Rafaela Baldeón ’27: Leave Things Better Than You Found Them, Including Our Planet
Dyson’s Rafaela Baldeón ’27 shares her experience at COP28, the UN climate summit, as a member of Ecuador’s delegation of scholar ambassadors.
By Rafaela Baldeon ’27
As a young leader, attending COP28, the United Nations Climate Change Conference in Dubai, was an exhilarating and impactful experience. It was empowering to witness a nation like the United Arab Emirates, traditionally associated with the oil industry, take a bold step towards a sustainable future by hosting this momentous event.
The conference served as a crucial platform to learn about the detrimental effects of the rising temperatures in different parts of the world and the different impacts it has on a diverse set of communities. Identifying this as a shared global challenge was particularly interesting since it highlighted how we can navigate through our differences in order to work together for a common goal — in this case, limiting global warming to 1.5 degrees Celsius.
Moreover, during the closing plenary session female world leaders like the prime minister of Iceland, Katrín Jakobsdóttir, and prime minister of Italy, Giorgia Meloni, called for greater female representation in the climate economy and remarked on the importance of gender equality, diversity, and inclusion in shaping a sustainable future.
After Prime Minister Katrín Jakobsdóttir delivered her plenary session speech, I reached out to her to express my admiration for her leadership and Iceland’s extraordinary achievements on diversifying and decarbonizing the energy grid, referring to the fact that “renewable energy provided almost 100% of electricity production” in Iceland. At the end of our conversation, she smiled and said to me, “We need more women as leaders. Keep up the work and good luck!” It was an encouraging and positive message for me and for every young female leader looking to have a positive impact on the world.
Creating a pathway towards decarbonization
Speakers at COP28 emphasized the importance of creating a pathway towards decarbonization, leveraging cutting-edge decarbonization technologies, and establishing global protocols to achieve net-zero emissions by 2050. In particular, they championed circular economies, where resources are reused and recycled to minimize waste, which aligns with the need to transform our production and consumption patterns for more efficient and sustainable resource management. They underscored the importance of finding synergies between profitability and sustainability in our supply chains and production processes as a way to create both social and financial value.
The pursuit of “holy grail” energy sources — reliable, price-competitive, environmentally friendly, and waste-free — became a recurring theme, emphasizing the need for technological and Artificial Intelligence (AI) breakthroughs to power a sustainable future without compromising socio economic progress.
Working toward a sustainable global economy
I gained invaluable insights into the vision of a sustainable global economy that balances environmental protection with economic productivity from a host of prominent figures I had the opportunity to engage with.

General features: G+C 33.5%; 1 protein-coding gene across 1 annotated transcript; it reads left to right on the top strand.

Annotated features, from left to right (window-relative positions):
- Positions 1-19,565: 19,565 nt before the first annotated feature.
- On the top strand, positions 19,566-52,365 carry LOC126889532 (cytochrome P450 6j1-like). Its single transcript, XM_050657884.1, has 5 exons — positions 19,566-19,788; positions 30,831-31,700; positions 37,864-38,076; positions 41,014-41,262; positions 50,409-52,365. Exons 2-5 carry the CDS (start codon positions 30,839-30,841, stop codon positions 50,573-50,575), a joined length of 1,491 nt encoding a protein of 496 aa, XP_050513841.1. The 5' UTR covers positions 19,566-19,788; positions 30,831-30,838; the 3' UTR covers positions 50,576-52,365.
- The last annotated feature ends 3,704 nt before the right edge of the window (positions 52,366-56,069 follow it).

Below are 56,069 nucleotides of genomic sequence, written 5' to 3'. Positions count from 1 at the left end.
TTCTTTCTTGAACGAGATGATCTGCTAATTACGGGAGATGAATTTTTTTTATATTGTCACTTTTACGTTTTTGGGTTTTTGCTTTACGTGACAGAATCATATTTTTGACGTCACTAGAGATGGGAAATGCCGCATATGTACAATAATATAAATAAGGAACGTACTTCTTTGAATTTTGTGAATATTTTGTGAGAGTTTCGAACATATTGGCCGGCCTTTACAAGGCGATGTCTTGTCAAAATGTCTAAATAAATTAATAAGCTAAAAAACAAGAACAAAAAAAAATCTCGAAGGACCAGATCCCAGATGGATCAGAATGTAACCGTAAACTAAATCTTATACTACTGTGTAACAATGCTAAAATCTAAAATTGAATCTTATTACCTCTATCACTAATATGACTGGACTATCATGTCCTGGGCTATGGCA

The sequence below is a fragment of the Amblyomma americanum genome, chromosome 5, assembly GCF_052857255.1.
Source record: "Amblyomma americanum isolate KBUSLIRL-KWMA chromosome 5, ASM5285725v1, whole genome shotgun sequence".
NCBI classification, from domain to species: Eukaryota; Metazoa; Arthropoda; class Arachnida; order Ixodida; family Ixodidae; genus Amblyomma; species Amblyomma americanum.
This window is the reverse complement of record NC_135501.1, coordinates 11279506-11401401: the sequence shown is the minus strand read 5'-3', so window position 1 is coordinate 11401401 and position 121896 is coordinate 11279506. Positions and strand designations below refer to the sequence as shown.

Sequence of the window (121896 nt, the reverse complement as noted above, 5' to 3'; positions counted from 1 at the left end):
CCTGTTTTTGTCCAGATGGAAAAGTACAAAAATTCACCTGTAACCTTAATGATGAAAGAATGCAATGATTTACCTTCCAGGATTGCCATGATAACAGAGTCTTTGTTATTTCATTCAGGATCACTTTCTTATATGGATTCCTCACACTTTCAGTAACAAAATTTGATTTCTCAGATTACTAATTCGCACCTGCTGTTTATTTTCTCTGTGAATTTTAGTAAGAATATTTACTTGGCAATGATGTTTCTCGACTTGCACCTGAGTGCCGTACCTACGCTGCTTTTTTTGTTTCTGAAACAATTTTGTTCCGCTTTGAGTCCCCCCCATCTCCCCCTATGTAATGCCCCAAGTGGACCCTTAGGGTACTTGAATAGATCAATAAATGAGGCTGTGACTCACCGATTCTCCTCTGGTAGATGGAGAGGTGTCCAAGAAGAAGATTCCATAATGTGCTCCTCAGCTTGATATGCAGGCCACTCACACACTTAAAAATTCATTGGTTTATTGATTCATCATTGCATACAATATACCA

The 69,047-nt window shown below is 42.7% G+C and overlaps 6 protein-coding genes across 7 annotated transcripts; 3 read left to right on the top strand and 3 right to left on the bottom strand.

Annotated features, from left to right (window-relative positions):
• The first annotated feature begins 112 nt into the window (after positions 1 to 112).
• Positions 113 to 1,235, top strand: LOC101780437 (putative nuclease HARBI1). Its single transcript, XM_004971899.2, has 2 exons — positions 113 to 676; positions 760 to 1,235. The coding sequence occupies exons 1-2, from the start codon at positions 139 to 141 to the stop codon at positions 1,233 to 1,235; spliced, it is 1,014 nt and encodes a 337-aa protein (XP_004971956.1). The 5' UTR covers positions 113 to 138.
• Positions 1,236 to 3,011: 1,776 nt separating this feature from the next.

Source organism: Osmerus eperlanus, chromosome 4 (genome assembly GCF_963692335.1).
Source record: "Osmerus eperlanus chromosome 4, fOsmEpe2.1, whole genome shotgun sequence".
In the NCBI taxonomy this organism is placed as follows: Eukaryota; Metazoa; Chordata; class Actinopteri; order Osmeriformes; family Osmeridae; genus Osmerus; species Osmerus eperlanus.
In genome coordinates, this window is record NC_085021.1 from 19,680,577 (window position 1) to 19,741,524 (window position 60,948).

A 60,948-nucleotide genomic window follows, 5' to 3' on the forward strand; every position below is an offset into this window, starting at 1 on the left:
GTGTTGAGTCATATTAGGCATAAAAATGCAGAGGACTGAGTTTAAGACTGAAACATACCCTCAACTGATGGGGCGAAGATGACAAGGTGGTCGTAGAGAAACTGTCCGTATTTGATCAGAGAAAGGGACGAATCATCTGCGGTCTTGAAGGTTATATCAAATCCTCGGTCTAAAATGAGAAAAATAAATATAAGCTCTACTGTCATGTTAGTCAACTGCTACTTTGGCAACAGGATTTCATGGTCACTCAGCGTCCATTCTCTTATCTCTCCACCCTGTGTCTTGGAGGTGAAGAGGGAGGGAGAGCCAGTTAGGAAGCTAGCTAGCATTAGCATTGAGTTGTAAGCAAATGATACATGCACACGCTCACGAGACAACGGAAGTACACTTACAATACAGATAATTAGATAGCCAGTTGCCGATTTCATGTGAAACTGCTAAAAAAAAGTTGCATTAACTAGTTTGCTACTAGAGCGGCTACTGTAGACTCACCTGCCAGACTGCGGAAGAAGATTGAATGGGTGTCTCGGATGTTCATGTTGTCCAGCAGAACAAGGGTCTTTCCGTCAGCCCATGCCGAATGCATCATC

These included political leaders U.S. Vice President Kamala Harris, U.S. special presidential envoy for climate John Kerry, Brazil’s President Luiz Inácio Lula da Silva, and India’s Prime Minster Narendra Modi; business leaders Bill Gates, cofounder of Microsoft, Michael Bloomberg, cofounder and former CEO of Bloomberg L.P., and Larry Fink, CEO of BlackRock; and financial leaders Kristalina Georgieva, managing director of the International Monetary Fund, and Ajay Banga, president of the World Bank. Al Gore’s stark reminder about the urgency of collective action across all sectors to curb our current track record of increased emissions permeated their messaging.
While conversing with Michael Bloomberg I mentioned I was studying at Cornell, and he shared some anecdotes about a mentor’s son who studied here. He concluded his story by smiling and saying, “Don’t forget I told you: Prepare for the cold temperatures!” This experience made me reflect on the extensive reach of the Cornell network and realize its presence around the globe.
A key takeaway: Leave things better than you found them, including our planet
In digesting this experience with immense gratitude, I have come to a crucial takeaway: Leave things better than you found them, including our planet. As we navigate the path towards a sustainable future, let us think about the legacy we want to leave behind and remember the shared vision articulated at COP28: A future where we can protect our planet, ensure economic prosperity, and create a brighter future for generations to come.
About Rafaela Baldeon ’27
Rafaela Baldeón is a freshman enrolled in the Charles H. Dyson School of Applied Economics and Management at the Cornell SC Johnson College of Business. Born in Florida and raised most of her life in Ecuador, Baldeón was invited by the Ecuadorian government to attend the United Nations Climate Summit COP28, held November 30 – December 12 in Dubai, as a member of their official delegation of scholar ambassadors. At COP28, Baldeón listened to and engaged with global leaders and influencers who are shaping the future of sustainable business practices. She also applied to and attended Bloomberg Green at COP28. She was featured on January 16, 2024, in a Forbes Ecuador podcast interview, “Economía y transición energética, en la mirada de una ecuatoriana que estudia en Cornell University” (which translates to English as “Economy and energy transition, from the perspective of an Ecuadorian who studies at Cornell University”). Going forward, Baldeón plans to continue to actively engage in global forums, contribute her insights to decision-makers, and address opportunities for improvement.
All photos are courtesy of Rafaela Baldeón.